Meghan VanderMale to present Mathematics Seminar

November 14, 2017

The Grand Rapids Community College Mathematics Department is pleased to announce that it will host its next Mathematics Seminar on Wednesday, November 15, 3:30-4:30 PM in 103 Cook.

Our speaker, GRCC Mathematics Instructor Meghan VanderMale, will discuss how mathematics has been used to determine if U.S. Congressional districts have been gerrymandered.  For the title and abstract of Meghan’s talk, please see below.

This timely presentation will appeal to a wide range of students and faculty; no previous mathematics background is required.  All are welcome!

Pop and cookies will be served at 3:14 PM.

Measuring Fairness: Beyond the “Eyeball Test” for Detecting Gerrymandering

At the beginning of October, the Supreme Court heard oral arguments for the case of Gill v Whitford. It is one of the only cases on partisan gerrymandering to reach the Supreme Court and it challenges the redistricting of Wisconsin following its 2010 census. In this landmark case, a relatively simple mathematical measure called the efficiency gap was featured. This talk will discuss the efficiency gap and explore what exactly it measures and where it may fall short of being a miracle gerrymander measure. We will also discuss other mathematical measures that apply to gerrymandering cases and the challenges of using them in legal settings. The mathematics involved is very accessible and requires no previous math background, nor is it necessary to know much about gerrymandering. The talk will be of particular interest to students of mathematics, government, political science, law, and statistics. You are encouraged (though not required) to bring a laptop or iPad as a portion of the talk will have computer interactive elements.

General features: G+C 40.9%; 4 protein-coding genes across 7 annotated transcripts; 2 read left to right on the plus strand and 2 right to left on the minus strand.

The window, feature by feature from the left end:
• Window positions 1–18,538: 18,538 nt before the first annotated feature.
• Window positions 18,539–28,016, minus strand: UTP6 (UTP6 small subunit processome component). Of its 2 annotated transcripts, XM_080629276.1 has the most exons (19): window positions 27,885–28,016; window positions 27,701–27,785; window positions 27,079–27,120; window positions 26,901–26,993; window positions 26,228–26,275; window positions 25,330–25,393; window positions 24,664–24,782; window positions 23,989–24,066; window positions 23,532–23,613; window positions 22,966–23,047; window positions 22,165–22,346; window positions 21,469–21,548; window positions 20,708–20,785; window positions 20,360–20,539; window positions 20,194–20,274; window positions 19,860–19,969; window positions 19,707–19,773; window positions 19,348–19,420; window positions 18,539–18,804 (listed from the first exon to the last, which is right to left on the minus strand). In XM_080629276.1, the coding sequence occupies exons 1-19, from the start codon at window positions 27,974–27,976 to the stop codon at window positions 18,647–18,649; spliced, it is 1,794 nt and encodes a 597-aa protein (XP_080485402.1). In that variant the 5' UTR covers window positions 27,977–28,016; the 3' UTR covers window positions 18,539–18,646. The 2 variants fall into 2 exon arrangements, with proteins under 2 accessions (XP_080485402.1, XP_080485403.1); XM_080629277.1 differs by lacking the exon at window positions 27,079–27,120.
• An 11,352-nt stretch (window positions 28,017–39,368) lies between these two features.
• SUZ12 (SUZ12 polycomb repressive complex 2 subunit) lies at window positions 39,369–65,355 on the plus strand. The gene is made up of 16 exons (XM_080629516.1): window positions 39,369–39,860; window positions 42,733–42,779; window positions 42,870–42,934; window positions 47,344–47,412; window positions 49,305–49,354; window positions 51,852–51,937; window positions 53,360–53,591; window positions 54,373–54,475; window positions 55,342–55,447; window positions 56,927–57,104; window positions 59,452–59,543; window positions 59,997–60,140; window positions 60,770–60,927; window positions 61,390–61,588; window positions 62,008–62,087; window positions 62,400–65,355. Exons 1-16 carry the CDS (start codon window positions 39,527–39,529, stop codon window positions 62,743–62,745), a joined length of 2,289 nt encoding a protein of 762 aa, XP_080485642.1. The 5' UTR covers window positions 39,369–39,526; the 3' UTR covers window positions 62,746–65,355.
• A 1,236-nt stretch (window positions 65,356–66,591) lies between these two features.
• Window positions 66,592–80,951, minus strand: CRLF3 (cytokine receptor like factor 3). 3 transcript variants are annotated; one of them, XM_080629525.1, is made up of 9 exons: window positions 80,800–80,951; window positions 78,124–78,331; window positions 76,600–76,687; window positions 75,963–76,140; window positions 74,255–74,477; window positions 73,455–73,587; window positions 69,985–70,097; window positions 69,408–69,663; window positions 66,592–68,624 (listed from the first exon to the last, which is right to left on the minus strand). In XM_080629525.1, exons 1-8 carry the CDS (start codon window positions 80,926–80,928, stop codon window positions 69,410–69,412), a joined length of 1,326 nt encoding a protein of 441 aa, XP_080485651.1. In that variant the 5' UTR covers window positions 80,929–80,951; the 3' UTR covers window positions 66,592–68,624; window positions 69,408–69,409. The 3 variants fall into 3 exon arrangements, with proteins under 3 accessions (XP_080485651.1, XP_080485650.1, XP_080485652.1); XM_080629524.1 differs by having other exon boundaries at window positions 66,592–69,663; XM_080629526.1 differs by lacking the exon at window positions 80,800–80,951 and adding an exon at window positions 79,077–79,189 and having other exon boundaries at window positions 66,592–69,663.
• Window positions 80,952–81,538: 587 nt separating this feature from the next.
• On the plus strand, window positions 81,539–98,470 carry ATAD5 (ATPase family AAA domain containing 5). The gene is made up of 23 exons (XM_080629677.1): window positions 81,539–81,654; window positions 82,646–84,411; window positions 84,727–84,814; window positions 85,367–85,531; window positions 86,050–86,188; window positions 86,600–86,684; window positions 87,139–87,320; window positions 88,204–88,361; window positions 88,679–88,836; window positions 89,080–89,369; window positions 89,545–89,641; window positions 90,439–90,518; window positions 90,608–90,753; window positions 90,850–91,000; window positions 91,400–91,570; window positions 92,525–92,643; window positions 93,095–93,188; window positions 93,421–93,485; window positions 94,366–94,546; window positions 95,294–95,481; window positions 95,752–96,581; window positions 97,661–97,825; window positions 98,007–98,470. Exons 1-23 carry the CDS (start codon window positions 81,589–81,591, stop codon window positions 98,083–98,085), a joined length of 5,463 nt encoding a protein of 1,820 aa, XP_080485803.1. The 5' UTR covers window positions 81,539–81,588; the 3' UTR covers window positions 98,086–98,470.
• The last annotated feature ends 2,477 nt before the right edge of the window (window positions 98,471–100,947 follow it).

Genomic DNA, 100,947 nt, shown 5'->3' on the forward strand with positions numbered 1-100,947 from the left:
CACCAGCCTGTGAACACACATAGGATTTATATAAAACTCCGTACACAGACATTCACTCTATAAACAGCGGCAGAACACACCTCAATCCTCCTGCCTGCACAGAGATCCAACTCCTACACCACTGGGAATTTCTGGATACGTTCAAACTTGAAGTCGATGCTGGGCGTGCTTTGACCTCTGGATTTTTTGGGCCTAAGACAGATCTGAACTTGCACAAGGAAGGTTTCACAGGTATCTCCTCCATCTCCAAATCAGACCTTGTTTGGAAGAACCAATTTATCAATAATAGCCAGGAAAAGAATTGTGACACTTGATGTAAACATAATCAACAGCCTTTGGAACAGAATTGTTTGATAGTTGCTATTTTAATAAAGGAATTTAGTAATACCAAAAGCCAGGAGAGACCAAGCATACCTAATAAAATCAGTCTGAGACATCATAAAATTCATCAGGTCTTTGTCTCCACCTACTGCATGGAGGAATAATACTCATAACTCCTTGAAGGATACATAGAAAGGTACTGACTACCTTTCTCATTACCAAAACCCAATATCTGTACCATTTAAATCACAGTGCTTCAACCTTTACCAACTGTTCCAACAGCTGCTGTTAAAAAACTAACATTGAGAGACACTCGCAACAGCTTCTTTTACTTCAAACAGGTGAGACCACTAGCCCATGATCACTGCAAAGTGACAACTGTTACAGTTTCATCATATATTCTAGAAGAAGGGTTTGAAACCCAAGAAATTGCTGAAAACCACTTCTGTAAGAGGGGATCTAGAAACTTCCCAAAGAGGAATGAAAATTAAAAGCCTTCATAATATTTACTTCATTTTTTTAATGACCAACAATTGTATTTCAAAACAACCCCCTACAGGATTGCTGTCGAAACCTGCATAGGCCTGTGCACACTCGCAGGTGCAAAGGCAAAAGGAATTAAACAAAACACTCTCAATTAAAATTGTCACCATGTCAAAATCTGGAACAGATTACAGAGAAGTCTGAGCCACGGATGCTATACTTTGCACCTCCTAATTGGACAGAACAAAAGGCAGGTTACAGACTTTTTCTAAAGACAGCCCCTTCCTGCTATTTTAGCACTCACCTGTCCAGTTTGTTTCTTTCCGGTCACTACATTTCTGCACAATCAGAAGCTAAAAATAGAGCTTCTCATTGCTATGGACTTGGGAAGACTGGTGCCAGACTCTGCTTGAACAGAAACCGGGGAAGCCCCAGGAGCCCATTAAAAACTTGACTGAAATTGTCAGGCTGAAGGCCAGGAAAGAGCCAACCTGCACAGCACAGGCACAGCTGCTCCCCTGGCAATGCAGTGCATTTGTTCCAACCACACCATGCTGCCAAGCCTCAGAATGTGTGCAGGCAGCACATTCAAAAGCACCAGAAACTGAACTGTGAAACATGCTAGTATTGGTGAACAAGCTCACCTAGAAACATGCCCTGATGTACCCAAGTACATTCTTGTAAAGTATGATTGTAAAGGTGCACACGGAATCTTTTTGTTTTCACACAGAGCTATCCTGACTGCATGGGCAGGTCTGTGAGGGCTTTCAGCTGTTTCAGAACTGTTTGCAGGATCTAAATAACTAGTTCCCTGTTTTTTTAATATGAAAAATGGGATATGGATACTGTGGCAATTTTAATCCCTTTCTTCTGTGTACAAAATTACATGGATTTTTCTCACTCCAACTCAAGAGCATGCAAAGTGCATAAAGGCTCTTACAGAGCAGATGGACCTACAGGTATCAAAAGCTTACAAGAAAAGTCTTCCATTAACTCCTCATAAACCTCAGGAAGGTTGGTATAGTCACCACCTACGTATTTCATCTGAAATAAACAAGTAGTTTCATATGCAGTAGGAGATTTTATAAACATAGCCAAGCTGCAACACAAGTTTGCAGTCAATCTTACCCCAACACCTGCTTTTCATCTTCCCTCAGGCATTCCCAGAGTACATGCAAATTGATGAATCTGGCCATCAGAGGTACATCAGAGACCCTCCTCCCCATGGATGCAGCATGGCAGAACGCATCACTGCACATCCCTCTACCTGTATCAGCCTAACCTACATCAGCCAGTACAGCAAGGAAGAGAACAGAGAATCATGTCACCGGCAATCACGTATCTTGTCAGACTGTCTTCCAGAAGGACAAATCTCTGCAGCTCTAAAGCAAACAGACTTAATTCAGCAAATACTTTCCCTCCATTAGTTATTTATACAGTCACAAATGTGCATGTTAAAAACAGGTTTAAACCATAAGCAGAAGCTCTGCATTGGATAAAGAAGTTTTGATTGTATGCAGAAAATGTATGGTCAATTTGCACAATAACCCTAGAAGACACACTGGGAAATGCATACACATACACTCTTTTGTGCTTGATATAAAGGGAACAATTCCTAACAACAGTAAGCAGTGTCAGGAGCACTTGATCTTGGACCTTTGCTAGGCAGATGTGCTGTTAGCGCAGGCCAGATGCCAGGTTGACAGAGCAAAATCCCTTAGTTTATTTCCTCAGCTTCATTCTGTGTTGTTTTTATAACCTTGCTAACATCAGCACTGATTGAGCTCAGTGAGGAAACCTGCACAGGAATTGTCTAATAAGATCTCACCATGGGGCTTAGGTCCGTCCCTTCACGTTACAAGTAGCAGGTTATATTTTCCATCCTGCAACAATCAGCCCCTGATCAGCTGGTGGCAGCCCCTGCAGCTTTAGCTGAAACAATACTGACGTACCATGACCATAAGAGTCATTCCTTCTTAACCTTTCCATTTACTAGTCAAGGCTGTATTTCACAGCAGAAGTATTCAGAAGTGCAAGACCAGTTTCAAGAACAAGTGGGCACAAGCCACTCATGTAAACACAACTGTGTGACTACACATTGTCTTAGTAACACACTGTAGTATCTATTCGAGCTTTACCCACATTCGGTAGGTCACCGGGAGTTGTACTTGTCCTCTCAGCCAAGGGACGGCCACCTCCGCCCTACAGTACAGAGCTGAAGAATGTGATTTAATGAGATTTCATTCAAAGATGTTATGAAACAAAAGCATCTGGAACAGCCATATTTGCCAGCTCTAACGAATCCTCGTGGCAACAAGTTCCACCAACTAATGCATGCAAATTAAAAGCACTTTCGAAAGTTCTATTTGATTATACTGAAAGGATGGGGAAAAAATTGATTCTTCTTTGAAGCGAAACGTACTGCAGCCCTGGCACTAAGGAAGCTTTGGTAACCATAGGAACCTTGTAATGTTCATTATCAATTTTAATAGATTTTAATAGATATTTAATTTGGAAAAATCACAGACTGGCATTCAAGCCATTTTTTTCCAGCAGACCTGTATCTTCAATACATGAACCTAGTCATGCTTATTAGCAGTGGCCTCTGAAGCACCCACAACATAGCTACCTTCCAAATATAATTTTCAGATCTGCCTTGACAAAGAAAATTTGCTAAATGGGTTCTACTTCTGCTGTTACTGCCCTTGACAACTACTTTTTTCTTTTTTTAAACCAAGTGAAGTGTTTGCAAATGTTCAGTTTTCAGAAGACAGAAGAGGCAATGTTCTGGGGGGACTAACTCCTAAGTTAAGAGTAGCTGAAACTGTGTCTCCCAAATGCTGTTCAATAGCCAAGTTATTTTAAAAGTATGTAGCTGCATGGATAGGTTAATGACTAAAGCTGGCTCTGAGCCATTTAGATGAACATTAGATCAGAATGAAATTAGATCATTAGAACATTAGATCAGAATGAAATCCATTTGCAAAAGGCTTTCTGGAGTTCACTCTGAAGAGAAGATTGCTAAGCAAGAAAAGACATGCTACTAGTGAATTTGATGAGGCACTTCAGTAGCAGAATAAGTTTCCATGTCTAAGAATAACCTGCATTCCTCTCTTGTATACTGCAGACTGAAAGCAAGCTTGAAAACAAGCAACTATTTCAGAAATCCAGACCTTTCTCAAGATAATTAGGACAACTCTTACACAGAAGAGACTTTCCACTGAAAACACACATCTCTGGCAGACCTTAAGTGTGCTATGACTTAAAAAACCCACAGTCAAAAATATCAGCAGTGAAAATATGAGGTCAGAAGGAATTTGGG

Mathematics Seminar looks at gerrymandering

November 8, 2017

The Grand Rapids Community College Mathematics Department is pleased to announce that it will host its next Mathematics Seminar on Wednesday, November 15, 3:30-4:30 p.m. in 103 Cook.

Our speaker, GRCC mathematics instructor Meghan VanderMale, will discuss how mathematics has been used to determine if U.S. Congressional districts have been gerrymandered.  For the title and abstract of Meghan’s talk, please see below.

This timely presentation will appeal to a wide range of students and faculty; no previous mathematics background is required.  All are welcome!

Pop and cookies will be served at 3:14 PM.

Measuring Fairness: Beyond the “Eyeball Test” for Detecting Gerrymandering